The government will have to make decisions "soon" if it is to meet its target of new nuclear power capacity by 2023, Eskom says.
The government will have to make key decisions “soon” if it is to meet its target of new nuclear power capacity by 2023, Eskom chief executive Brian Dames said on Tuesday.
Briefing journalists in Cape Town, he said South Africa’s Integrated Resource Plan (IRP) for electricity envisaged 9 000MW of nuclear in the power mix.
“It’s a long lead time,” he said. “If you want [new capacity] in 2023 we would need a decision soon in order to make that.”
Asked what this decision-making would involve, he said a nuclear plant needed a site, which required a significant amount of geotechnical studies.
“South Africa’s fortunate in that Eskom has done a lot of that work [in identifying sites] in the last 20-odd years,” he said.
It also required extensive environmental impact assessments, with public participation.
After that would come the selection of the technology, followed by detailed siting work, looking at how the project affected spatial development and communities in the area.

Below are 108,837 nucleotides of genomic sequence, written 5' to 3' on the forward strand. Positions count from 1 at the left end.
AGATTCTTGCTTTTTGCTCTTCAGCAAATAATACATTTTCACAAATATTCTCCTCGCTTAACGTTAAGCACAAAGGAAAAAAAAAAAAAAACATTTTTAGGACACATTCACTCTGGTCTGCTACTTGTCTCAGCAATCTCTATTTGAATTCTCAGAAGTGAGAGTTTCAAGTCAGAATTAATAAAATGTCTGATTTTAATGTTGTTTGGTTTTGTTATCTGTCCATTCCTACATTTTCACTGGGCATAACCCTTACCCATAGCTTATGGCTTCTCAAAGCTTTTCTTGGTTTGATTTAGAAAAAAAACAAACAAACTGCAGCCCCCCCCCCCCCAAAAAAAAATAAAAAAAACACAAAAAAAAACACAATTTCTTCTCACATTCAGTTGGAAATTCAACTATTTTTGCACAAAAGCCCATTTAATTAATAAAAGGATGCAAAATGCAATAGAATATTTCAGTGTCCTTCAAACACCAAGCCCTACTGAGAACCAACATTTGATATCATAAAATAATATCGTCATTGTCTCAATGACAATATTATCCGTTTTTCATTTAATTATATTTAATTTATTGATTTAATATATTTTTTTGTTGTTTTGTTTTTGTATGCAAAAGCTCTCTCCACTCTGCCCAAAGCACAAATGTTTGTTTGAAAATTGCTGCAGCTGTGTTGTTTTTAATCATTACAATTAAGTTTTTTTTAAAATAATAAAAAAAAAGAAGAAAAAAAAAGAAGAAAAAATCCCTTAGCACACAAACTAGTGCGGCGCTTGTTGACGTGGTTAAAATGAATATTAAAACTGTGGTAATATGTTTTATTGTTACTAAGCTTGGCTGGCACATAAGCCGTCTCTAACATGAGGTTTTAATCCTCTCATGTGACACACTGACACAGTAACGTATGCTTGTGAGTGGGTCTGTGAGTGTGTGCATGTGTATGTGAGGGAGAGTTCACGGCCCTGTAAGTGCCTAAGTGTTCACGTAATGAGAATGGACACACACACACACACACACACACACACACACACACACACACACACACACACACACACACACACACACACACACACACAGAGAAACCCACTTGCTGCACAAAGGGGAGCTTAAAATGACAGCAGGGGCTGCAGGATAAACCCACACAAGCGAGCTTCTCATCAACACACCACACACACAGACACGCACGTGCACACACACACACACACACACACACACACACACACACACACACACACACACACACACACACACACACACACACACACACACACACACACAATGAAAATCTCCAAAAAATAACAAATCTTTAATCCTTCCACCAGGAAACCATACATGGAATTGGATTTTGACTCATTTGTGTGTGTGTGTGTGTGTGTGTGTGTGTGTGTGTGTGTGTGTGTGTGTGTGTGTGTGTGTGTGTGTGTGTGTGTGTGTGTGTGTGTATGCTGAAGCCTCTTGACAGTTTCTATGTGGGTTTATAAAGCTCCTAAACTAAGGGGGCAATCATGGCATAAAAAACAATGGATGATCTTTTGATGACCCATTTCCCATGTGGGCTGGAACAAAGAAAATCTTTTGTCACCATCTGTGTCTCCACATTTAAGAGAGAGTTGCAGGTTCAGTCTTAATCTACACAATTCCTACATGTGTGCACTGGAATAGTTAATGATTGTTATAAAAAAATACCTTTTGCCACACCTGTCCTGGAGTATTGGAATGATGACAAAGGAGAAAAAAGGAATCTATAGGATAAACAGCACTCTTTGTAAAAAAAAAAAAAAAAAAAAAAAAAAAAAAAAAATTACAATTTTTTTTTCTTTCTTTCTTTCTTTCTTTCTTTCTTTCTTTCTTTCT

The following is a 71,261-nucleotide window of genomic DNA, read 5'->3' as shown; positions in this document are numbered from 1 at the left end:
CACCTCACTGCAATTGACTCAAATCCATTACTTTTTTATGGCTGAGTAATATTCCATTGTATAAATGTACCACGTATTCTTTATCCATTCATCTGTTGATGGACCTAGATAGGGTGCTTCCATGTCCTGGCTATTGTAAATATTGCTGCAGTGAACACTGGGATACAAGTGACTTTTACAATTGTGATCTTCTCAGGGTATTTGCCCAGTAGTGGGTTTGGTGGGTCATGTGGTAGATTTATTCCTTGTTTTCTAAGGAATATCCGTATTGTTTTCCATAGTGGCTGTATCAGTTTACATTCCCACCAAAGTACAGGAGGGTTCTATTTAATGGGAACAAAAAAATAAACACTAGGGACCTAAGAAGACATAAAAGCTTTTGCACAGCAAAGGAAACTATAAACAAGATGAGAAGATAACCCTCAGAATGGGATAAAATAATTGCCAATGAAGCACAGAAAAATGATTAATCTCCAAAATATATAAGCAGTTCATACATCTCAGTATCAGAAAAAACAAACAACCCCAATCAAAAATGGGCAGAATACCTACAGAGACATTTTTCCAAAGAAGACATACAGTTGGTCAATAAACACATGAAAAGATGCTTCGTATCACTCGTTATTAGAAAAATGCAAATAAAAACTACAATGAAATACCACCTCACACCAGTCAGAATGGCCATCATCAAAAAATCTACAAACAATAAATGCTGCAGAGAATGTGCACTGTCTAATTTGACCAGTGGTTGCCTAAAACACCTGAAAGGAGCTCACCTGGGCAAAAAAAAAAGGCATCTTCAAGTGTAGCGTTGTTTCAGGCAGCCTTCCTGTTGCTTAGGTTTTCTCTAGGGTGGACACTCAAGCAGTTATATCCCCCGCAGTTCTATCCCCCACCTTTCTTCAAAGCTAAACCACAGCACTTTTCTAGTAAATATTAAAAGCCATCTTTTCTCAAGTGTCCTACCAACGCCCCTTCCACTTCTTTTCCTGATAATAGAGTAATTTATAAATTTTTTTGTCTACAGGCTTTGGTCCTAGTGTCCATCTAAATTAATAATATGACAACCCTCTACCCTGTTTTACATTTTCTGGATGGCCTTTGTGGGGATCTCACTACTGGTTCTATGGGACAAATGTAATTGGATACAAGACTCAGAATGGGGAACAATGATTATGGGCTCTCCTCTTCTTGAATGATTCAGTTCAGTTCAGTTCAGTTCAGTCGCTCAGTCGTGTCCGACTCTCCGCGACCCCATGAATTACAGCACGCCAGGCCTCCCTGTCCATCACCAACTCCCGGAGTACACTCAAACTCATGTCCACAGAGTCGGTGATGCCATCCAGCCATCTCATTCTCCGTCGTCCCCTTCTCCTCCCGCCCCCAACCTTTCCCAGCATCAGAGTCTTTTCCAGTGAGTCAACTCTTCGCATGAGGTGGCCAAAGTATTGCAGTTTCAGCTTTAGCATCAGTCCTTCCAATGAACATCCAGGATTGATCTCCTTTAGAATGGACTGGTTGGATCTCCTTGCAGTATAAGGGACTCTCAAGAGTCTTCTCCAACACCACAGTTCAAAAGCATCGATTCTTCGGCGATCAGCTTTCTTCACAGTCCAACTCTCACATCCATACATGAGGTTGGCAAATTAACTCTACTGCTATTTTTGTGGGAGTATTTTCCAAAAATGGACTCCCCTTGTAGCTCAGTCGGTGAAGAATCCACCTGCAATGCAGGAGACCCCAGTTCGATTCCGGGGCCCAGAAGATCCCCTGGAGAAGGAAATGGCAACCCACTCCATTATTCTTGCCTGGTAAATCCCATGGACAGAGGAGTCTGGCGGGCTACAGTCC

“So it’s quite an extensive planning process even before you start pouring concrete,” he said.
At the same time the nuclear regulator would have to license the design and construction of the plant.
Despite all these requirements, South Africa was at this stage still “okay” in terms of what the IRP was asking for.
“Eskom has made it always quite clear that the decision for the next power station beyond [coal-fired] Kusile needs to be made as soon as possible,” Dames said.
“And when you say as soon as possible, literally you’re really talking about not later than next year.”
Up to date
The decision would be that of the department of energy, which bore the responsibility of making sure the IRP was executed.
Dames said Eskom had not had discussions with any other country on how to take the nuclear programme forward since last it started and then stopped a procurement process.
“[But] we have certainly kept up to date what’s happening globally around nuclear and the developments thereof,” he said.
He said he was unable to give a number on how many nuclear plants there would be.
Eskom had “our own numbers” on dollars-per-kilowatt capital cost.
“But you only truly know once you contract and go through a procurement process,” he said.
The recently defunct pebble-bed modular reactor (PBMR) had never been part of Eskom’s expansion plan.
The utility included only proven technologies in its planning, and the PBMR had not been proven, Dames said.
South Africa’s nuclear programme was put on hold in 2008 after Eskom invited Westinghouse and Areva to submit bids for their flagship products.
Eskom and the government were taken aback by the cost of the bids, reportedly in the region of $9-billion.—Sapa.